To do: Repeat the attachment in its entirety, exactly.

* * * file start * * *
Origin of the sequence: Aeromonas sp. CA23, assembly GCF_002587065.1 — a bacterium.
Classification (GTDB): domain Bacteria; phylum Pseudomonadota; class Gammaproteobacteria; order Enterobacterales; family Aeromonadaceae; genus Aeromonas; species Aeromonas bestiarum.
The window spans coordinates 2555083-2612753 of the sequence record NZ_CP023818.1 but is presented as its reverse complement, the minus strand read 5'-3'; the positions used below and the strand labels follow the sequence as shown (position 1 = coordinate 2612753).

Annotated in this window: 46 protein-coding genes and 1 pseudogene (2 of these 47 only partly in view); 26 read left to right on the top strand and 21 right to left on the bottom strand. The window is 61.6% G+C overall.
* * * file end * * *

Origin of the sequence: Aeromonas sp. CA23, assembly GCF_002587065.1 — a bacterium.
Classification (GTDB): domain Bacteria; phylum Pseudomonadota; class Gammaproteobacteria; order Enterobacterales; family Aeromonadaceae; genus Aeromonas; species Aeromonas bestiarum.
The window spans coordinates 2555083-2612753 of the sequence record NZ_CP023818.1 but is presented as its reverse complement, the minus strand read 5'-3'; the positions used below and the strand labels follow the sequence as shown (position 1 = coordinate 2612753).

Annotated in this window: 46 protein-coding genes and 1 pseudogene (2 of these 47 only partly in view); 26 read left to right on the top strand and 21 right to left on the bottom strand. The window is 61.6% G+C overall.